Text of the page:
Cal Newport: Can Remote Work Be Fixed?


Can Remote Work Be Fixed?

From the blog of Cal Newport: Study Hacks – Decoding Patterns of Success
Read the blog here.

As we move on from spring and dive into summer, we enter the unofficial second phase of the coronavirus pandemic where it’s still unclear when or whether employees will be returning to their offices.
Some companies are fully embracing this newfound remote working lifestyle, but the great majority lag behind, afraid of the repercussions of a technical lifestyle that our work forces have never seen the likes of before. Yet, to protect employee health and reduce corporate liability, companies will have no choice but to allow significantly more remote work for the foreseeable future.

These last few months have proven that remote work is possible for a lot of us, thanks to technological advancement, yet only so many companies have found success in its implementation. In the past, where remote work has been an option rather than mandatory, it wasn’t a mainstream choice. The work industry is deeply rooted in the mentality that “if it’s not broke, don’t fix it”, even though remote work has proven to have several benefits to ourselves, our industries, and even to our planet.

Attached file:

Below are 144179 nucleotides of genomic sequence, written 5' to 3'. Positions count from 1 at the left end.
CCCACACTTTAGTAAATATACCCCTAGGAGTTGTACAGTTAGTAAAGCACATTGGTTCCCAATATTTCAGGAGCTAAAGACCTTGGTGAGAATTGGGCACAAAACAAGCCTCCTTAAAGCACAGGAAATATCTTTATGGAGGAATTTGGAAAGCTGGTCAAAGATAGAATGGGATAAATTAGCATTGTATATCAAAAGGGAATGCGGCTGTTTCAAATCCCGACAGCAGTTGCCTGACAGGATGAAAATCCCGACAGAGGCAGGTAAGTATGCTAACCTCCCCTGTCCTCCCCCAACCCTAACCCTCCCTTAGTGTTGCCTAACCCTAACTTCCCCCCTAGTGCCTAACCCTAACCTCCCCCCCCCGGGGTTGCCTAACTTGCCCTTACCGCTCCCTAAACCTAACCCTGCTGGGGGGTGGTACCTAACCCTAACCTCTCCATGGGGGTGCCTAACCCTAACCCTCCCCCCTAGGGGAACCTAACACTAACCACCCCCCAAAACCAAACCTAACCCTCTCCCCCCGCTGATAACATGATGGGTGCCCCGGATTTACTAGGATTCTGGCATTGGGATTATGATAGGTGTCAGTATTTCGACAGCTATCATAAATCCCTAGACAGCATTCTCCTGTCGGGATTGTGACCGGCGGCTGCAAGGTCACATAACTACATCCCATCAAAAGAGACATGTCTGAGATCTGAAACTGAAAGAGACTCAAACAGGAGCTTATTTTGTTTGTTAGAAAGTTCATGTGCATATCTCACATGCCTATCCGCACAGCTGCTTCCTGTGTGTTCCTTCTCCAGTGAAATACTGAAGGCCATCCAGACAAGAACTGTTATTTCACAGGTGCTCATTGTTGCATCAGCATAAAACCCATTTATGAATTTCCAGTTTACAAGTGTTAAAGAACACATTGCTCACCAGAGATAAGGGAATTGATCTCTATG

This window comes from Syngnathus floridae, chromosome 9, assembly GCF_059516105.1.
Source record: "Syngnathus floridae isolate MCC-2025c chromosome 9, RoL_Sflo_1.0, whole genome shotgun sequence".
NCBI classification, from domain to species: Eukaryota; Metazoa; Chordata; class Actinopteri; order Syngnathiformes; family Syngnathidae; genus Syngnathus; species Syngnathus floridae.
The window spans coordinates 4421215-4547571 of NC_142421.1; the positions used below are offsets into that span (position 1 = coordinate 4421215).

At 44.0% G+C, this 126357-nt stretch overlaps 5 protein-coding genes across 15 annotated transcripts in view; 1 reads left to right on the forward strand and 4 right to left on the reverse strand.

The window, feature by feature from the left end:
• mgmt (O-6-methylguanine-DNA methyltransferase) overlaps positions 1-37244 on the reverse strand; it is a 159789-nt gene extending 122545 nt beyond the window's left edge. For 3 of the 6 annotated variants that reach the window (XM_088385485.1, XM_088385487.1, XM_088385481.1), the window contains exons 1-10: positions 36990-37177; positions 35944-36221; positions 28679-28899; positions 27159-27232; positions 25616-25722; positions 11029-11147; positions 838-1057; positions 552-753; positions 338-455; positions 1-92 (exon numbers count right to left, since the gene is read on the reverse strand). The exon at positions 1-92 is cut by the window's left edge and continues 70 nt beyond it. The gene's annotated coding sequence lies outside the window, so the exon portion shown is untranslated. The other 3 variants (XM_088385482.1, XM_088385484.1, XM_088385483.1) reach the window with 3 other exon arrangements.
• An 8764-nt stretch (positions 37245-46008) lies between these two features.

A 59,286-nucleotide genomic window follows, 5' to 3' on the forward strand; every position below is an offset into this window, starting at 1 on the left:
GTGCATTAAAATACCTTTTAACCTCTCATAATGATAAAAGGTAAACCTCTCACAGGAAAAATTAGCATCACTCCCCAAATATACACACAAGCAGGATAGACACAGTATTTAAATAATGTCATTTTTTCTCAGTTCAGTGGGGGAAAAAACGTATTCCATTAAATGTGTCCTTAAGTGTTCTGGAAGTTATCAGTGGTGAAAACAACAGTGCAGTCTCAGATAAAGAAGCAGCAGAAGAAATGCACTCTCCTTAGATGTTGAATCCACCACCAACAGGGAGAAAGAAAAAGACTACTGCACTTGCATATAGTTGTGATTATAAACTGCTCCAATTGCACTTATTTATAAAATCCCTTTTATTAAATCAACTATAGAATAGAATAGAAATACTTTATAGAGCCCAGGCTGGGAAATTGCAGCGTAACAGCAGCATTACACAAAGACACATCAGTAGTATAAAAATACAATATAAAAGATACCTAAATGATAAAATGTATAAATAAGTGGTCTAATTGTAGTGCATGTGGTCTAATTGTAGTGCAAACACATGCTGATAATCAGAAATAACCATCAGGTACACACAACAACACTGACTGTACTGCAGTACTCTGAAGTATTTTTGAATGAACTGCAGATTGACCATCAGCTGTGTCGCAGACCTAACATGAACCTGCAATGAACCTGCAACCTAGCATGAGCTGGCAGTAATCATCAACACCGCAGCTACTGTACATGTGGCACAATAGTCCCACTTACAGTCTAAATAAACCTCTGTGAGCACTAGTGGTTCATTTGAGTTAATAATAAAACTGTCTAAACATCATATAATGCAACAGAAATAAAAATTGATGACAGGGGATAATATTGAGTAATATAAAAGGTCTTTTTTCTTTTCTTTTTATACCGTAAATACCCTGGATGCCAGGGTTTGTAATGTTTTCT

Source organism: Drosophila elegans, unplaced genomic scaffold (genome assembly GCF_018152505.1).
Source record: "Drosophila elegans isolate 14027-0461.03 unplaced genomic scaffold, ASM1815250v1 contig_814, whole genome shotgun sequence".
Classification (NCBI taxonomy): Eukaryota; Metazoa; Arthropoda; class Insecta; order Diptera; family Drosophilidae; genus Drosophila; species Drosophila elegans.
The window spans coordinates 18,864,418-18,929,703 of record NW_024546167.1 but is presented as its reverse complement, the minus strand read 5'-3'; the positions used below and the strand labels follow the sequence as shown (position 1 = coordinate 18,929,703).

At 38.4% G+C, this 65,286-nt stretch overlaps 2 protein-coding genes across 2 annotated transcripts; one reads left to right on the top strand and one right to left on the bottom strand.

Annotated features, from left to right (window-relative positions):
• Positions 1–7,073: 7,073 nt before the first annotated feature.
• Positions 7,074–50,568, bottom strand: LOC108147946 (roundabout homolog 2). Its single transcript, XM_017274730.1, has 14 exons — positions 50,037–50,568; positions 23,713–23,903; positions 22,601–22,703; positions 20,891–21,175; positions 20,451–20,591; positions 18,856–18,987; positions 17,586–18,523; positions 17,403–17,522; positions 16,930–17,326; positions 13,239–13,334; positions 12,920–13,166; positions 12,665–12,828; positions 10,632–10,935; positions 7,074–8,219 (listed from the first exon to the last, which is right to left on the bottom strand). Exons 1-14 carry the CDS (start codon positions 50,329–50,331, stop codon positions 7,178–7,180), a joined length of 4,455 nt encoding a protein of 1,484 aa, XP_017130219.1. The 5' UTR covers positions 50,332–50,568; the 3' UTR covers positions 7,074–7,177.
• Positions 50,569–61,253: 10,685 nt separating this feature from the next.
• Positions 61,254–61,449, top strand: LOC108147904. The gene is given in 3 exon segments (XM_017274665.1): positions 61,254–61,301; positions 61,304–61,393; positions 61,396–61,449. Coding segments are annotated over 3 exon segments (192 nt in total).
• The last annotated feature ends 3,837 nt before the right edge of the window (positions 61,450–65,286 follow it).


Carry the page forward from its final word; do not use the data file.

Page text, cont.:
Slow acceptance of technology is not a new concept; we saw it happen when steam engines were begrudgingly replaced by electric dynamos back in the 1800s. Industries don’t automatically trust a new process, sometimes for good reason. But when processes begin to exceedingly prove themselves, it is up to those same companies to realize it and make a difference.

As of right now, we don’t know when it will be safe to return, but one day, it will be. We’ll eventually be able to ride commuter trains to our office buildings and sit at our cubicles only a few feet away from our colleagues, but what of all of the progress we’ve made with utilizing remote work?

Companies are growing amenable to the idea of lasting changes, but it will still be an uphill battle to combat earlier notions about remote work.
In the future, there are multiple possibilities: a larger percentage of workers can exclusively work from home, companies can establish smaller regional headquarters to allow fewer permanent offices, and larger cities can decrease housing costs as less workers migrate to them. There is great opportunity in what the future holds for us if we look to it as an exciting chance to improve work conditions and productivity. We have yet to see the lasting good it can do for ourselves and our world. At any rate, it would be a positive to see the long-standing doubts that have plagued our industries for so long begin to deteriorate.

For Cal’s extended essay as seen in the New Yorker, please read here.



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